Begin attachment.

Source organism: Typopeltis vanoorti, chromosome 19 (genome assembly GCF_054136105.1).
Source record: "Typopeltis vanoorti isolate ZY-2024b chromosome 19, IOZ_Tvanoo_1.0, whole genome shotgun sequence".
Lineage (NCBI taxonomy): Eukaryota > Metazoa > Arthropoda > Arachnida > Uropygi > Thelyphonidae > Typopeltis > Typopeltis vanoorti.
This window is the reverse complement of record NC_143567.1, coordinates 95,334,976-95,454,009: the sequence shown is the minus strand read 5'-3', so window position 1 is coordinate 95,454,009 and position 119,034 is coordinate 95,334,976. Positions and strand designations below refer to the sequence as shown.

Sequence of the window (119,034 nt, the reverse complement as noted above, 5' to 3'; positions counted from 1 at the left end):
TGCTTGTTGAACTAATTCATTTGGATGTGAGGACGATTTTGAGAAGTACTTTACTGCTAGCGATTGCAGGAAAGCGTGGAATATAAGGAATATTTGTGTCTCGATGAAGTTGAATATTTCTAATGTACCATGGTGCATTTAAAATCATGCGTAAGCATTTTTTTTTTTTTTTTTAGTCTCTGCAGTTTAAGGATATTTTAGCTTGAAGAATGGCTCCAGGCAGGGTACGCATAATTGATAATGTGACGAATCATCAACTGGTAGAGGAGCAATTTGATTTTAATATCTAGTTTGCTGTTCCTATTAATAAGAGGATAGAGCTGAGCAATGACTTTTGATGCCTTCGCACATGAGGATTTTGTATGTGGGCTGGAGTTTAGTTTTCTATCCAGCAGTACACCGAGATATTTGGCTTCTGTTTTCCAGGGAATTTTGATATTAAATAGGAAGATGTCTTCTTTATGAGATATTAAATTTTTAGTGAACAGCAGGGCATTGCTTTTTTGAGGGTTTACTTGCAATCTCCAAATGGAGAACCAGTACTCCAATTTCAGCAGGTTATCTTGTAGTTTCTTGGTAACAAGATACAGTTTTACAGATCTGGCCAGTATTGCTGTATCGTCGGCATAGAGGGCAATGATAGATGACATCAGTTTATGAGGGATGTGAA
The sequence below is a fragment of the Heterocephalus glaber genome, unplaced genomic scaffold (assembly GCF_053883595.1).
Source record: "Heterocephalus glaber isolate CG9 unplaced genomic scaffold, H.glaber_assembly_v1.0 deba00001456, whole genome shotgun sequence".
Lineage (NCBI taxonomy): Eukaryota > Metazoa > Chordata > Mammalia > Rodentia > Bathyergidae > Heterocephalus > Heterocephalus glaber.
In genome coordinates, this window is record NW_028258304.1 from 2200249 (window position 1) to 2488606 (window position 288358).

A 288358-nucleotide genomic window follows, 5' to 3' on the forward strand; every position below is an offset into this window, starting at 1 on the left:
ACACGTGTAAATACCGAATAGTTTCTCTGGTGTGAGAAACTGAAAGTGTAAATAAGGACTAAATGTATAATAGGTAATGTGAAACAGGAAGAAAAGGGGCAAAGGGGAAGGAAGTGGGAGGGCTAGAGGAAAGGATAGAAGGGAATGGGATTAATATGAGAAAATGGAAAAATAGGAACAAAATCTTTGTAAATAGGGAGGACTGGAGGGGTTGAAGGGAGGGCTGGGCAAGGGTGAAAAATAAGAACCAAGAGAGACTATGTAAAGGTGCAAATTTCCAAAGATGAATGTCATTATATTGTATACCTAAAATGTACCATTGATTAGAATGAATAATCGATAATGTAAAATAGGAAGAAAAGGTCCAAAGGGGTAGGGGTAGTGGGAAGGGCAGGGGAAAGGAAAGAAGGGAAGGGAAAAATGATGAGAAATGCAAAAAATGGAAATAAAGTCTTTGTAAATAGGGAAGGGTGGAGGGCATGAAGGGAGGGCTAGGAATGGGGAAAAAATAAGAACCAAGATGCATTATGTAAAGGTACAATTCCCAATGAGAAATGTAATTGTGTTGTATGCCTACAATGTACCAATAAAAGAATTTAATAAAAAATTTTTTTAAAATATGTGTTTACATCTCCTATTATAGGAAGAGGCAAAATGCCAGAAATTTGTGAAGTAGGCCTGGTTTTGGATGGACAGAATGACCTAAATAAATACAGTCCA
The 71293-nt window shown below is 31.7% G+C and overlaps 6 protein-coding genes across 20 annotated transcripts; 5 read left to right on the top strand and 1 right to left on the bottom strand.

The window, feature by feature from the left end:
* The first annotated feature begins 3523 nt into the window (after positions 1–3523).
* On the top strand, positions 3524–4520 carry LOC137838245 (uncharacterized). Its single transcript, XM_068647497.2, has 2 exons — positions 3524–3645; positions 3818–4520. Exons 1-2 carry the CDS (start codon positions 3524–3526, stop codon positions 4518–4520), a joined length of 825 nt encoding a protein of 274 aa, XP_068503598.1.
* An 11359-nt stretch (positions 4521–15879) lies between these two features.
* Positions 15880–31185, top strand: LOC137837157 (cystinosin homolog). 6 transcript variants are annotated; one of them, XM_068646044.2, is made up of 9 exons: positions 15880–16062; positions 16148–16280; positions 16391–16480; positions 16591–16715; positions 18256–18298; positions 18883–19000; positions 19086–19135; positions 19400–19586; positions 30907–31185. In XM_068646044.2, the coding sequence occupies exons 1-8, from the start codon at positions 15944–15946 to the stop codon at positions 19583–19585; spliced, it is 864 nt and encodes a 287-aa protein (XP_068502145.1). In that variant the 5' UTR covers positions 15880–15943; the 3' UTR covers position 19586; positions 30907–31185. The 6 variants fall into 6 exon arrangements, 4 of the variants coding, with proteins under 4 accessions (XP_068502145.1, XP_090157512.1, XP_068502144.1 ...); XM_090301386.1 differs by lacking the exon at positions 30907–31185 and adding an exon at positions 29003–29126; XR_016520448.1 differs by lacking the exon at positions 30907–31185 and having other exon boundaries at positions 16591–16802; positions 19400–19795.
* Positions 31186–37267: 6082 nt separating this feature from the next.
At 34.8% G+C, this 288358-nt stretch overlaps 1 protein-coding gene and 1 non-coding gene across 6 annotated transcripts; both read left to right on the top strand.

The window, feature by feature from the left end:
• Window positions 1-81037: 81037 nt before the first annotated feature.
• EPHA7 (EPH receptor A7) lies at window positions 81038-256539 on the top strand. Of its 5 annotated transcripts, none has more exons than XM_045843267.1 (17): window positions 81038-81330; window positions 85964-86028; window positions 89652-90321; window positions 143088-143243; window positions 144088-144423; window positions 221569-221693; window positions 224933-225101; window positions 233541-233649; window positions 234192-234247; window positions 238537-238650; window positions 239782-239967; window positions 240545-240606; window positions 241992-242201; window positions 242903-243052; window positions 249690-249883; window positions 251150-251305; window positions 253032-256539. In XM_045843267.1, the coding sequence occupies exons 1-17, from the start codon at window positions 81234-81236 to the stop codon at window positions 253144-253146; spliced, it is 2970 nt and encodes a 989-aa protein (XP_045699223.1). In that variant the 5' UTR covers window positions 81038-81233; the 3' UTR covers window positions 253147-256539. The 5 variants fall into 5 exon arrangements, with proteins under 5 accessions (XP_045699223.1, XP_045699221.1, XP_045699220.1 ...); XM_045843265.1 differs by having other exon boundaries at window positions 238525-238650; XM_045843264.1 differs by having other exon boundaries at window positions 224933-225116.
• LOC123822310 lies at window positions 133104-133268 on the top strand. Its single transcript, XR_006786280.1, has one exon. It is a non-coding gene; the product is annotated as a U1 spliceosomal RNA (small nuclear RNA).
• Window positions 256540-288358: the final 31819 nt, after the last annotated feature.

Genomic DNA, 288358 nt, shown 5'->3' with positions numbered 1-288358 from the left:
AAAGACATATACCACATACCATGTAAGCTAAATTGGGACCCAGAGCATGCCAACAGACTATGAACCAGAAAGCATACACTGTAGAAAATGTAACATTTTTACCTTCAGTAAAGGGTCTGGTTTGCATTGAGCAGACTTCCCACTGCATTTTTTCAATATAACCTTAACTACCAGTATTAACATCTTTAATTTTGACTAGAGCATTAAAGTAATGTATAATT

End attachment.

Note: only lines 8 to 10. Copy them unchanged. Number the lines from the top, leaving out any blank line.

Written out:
Source record: "Heterocephalus glaber isolate CG9 unplaced genomic scaffold, H.glaber_assembly_v1.0 deba00001456, whole genome shotgun sequence".
Lineage (NCBI taxonomy): Eukaryota > Metazoa > Chordata > Mammalia > Rodentia > Bathyergidae > Heterocephalus > Heterocephalus glaber.
In genome coordinates, this window is record NW_028258304.1 from 2200249 (window position 1) to 2488606 (window position 288358).